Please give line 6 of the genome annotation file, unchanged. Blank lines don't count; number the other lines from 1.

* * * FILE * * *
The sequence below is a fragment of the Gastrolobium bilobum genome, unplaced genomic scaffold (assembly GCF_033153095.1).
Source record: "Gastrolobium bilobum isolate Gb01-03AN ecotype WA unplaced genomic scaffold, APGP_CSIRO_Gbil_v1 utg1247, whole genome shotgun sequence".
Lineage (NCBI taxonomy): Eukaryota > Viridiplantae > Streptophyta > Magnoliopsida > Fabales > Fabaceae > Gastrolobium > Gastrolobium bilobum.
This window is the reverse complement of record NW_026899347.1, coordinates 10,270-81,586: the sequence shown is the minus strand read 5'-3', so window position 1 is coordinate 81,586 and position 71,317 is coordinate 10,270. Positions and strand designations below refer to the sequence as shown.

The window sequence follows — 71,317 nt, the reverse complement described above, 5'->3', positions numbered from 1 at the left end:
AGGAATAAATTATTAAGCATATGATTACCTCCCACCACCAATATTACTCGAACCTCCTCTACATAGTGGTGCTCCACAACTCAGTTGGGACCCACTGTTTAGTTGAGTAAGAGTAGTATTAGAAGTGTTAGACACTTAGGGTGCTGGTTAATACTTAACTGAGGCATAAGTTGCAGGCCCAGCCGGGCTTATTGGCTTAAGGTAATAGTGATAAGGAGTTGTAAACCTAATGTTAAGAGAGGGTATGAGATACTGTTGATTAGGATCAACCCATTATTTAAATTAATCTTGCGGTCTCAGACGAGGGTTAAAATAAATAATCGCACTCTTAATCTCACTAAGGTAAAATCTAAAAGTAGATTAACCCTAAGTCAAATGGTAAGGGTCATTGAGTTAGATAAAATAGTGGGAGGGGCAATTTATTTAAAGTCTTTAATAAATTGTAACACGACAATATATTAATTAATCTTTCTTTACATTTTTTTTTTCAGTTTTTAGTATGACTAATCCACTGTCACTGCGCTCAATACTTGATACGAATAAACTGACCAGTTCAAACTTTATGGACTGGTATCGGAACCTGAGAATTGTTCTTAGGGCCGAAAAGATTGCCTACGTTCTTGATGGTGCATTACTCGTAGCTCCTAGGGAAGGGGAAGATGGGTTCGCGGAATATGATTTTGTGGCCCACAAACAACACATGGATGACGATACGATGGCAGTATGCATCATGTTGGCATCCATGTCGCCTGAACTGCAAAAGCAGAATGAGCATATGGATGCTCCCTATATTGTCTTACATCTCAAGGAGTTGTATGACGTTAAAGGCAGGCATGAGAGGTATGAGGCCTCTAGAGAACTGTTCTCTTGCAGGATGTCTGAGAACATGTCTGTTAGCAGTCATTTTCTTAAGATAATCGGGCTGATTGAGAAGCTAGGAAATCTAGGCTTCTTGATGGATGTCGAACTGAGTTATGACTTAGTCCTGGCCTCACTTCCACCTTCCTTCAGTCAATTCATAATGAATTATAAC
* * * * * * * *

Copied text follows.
AGGAATAAATTATTAAGCATATGATTACCTCCCACCACCAATATTACTCGAACCTCCTCTACATAGTGGTGCTCCACAACTCAGTTGGGACCCACTGTTTAGTTGAGTAAGAGTAGTATTAGAAGTGTTAGACACTTAGGGTGCTGGTTAATACTTAACTGAGGCATAAGTTGCAGGCCCAGCCGGGCTTATTGGCTTAAGGTAATAGTGATAAGGAGTTGTAAACCTAATGTTAAGAGAGGGTATGAGATACTGTTGATTAGGATCAACCCATTATTTAAATTAATCTTGCGGTCTCAGACGAGGGTTAAAATAAATAATCGCACTCTTAATCTCACTAAGGTAAAATCTAAAAGTAGATTAACCCTAAGTCAAATGGTAAGGGTCATTGAGTTAGATAAAATAGTGGGAGGGGCAATTTATTTAAAGTCTTTAATAAATTGTAACACGACAATATATTAATTAATCTTTCTTTACATTTTTTTTTTCAGTTTTTAGTATGACTAATCCACTGTCACTGCGCTCAATACTTGATACGAATAAACTGACCAGTTCAAACTTTATGGACTGGTATCGGAACCTGAGAATTGTTCTTAGGGCCGAAAAGATTGCCTACGTTCTTGATGGTGCATTACTCGTAGCTCCTAGGGAAGGGGAAGATGGGTTCGCGGAATATGATTTTGTGGCCCACAAACAACACATGGATGACGATACGATGGCAGTATGCATCATGTTGGCATCCATGTCGCCTGAACTGCAAAAGCAGAATGAGCATATGGATGCTCCCTATATTGTCTTACATCTCAAGGAGTTGTATGACGTTAAAGGCAGGCATGAGAGGTATGAGGCCTCTAGAGAACTGTTCTCTTGCAGGATGTCTGAGAACATGTCTGTTAGCAGTCATTTTCTTAAGATAATCGGGCTGATTGAGAAGCTAGGAAATCTAGGCTTCTTGATGGATGTCGAACTGAGTTATGACTTAGTCCTGGCCTCACTTCCACCTTCCTTCAGTCAATTCATAATGAATTATAAC